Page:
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Düne Kankel - "Side Stepping The Abyss" album review

Recently, I've been thinking a lot about musick. Surprisingly, I haven't been writing about it at all. My girlfriend and I moved across town at the end of the summer, and we're still unpacking and making repairs. We had to put our band and other creative endeavors on hold for the moment. I'm just getting back into the swing of things after months, and I actually started recording a new noise album for a label that asked me to do a release. I've started to ponder what I want out of noise musick, what I can bring to it that I haven't already, and what people are interested in. I felt kind of lost.

Around when we were still in a seriously chaotic mess of moving, Mirkwood Recordings asked me to review Side Stepping The Abyss by Düne Kankel. The review really got lost in the chaos even though I really wanted to do it. I tried a few times and was put off by the album's leading track being over nine minutes. When I recorded some noise stuff earlier this week, using only my guitar and some effects due to my gear being scattered around our house and storage unit, I felt lost, out of touch. Maybe listening to a similar album could help me, so I decided to listen to Side Stepping The Abyss in full.


The cover art to Side Stepping The Abyss is a painting of mountains at night. Bats or birds fly over the snow-covered peaks. The art has a rough outsider feel to it, which, along with the subject matter, foreshadows the musick inside.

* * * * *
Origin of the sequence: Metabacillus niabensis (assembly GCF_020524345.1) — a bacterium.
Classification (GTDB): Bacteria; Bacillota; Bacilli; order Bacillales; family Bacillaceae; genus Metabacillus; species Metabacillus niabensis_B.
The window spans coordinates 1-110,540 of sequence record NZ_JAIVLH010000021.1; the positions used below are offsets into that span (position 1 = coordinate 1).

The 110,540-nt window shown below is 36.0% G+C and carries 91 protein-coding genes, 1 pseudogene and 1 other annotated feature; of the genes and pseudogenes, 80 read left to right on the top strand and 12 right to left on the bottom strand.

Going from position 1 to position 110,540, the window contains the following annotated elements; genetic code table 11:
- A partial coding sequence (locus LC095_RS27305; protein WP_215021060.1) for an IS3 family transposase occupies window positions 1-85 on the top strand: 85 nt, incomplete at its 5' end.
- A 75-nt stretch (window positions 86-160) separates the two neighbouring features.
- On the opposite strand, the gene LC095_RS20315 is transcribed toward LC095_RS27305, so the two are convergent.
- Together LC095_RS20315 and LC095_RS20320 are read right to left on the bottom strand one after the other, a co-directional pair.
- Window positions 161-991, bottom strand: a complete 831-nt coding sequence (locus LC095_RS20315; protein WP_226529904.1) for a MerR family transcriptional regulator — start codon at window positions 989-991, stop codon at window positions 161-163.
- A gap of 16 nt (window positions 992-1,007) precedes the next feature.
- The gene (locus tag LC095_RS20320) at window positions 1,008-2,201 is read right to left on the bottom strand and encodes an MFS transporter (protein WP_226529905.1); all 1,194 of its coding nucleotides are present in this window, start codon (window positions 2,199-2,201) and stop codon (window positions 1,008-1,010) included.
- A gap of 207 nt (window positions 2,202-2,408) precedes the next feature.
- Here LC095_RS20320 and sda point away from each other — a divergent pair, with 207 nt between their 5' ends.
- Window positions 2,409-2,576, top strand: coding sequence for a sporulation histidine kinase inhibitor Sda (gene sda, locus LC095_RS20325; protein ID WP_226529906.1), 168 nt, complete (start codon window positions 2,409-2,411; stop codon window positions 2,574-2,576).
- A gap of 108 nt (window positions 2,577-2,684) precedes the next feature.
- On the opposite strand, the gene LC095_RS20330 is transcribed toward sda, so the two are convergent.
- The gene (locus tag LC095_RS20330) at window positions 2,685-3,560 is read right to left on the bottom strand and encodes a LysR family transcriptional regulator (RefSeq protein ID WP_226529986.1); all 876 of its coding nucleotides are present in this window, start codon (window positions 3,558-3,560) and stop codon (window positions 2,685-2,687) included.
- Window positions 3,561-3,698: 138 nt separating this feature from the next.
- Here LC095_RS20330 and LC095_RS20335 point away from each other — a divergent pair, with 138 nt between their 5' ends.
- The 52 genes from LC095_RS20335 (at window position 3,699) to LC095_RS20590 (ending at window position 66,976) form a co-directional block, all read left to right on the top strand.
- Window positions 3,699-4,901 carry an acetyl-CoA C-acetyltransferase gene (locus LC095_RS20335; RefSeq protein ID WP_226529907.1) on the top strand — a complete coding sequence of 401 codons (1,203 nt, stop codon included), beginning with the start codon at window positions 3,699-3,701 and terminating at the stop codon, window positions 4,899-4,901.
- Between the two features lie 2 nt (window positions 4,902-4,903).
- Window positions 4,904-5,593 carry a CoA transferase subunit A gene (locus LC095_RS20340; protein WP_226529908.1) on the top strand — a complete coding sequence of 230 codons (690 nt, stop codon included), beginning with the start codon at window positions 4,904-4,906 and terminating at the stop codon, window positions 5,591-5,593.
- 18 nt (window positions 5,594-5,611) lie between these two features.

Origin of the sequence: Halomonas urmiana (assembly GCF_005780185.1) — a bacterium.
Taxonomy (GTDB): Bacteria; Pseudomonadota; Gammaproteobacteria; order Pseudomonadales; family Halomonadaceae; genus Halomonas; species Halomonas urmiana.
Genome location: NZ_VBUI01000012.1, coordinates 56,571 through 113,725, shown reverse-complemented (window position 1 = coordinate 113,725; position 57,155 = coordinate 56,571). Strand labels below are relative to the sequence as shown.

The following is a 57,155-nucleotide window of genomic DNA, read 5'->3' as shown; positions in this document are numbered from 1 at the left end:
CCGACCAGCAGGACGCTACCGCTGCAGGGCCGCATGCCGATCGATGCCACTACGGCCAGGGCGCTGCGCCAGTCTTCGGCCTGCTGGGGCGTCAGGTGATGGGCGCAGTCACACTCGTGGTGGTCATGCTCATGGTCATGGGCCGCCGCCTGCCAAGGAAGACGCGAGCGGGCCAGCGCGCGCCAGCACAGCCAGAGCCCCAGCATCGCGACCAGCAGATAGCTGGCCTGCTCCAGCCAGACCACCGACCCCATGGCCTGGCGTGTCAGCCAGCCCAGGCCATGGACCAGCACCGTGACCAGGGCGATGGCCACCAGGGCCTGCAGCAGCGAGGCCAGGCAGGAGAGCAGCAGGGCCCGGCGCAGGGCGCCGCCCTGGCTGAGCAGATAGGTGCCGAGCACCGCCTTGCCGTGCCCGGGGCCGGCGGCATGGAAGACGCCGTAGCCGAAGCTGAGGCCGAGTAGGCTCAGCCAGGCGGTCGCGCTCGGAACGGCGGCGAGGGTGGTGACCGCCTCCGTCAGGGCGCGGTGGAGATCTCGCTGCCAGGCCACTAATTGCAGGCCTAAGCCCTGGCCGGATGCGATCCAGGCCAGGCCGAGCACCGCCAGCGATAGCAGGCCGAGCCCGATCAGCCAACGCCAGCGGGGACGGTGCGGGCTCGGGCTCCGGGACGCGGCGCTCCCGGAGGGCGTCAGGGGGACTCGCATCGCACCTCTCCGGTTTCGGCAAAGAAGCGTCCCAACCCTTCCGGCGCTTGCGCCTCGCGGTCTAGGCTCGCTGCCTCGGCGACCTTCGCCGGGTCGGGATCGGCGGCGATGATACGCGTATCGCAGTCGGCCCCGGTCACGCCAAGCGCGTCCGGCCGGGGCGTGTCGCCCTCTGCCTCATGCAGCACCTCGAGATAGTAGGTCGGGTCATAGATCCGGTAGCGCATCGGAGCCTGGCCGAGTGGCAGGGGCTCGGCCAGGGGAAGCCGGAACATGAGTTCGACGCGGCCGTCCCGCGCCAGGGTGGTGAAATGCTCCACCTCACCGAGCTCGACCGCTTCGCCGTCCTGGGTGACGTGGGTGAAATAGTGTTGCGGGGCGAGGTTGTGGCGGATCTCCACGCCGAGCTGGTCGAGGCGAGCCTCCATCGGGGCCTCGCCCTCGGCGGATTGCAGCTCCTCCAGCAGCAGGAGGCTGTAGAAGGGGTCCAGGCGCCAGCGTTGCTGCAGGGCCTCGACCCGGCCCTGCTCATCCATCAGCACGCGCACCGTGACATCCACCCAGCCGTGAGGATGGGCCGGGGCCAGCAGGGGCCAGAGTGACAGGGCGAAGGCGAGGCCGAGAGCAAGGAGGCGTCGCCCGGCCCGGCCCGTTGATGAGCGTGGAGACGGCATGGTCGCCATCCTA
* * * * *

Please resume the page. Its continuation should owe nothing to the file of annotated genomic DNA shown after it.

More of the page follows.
"And the Void Sings to Me" is the first track on the album, opening with a whirring rumble that goes into something that sounds akin to an out of tune merry-go-round in a Krautrock band. The song goes a number of times around this ride with some more dramatic variations. Every time, I can hear more of the sounds in the distance layered through mud and fog. Some solo-ish things appear like creatures struggling out of the mud, but nothing feels particularly focused. The production is very rough around the edges. A deathly voice calls out from the fog towards the end as various tones ring out. Unfortunately, I found this somewhat cheesy. It might be cool to you, though. "Ceremonial Dirge", the second song, plays out much quicker and, in my opinion, better. The song is what sounds like a tape, a slice of ambient air warblings, interrupted by bell chimes. It's eerie and effective. The production is much cleaner as well. "Creative Suffering" is a very loud song that reminds me of something I did on my album The UFO Cults of Satyr/Elfheim ("Sanat Kumara"). Both songs are not well produced and utilize loops of guitar loudness as an instrument. On "Creative Suffering", the guitar is a fuzz cannon with other flares of feedback noise appearing in other areas. The song plods along without many changes to the main riff. The guitar does drop out a bit and switch sides in the second half, and then it flanges into white noise before returning. The final moments combine shoegaze and black metal into a not-so-loud experience.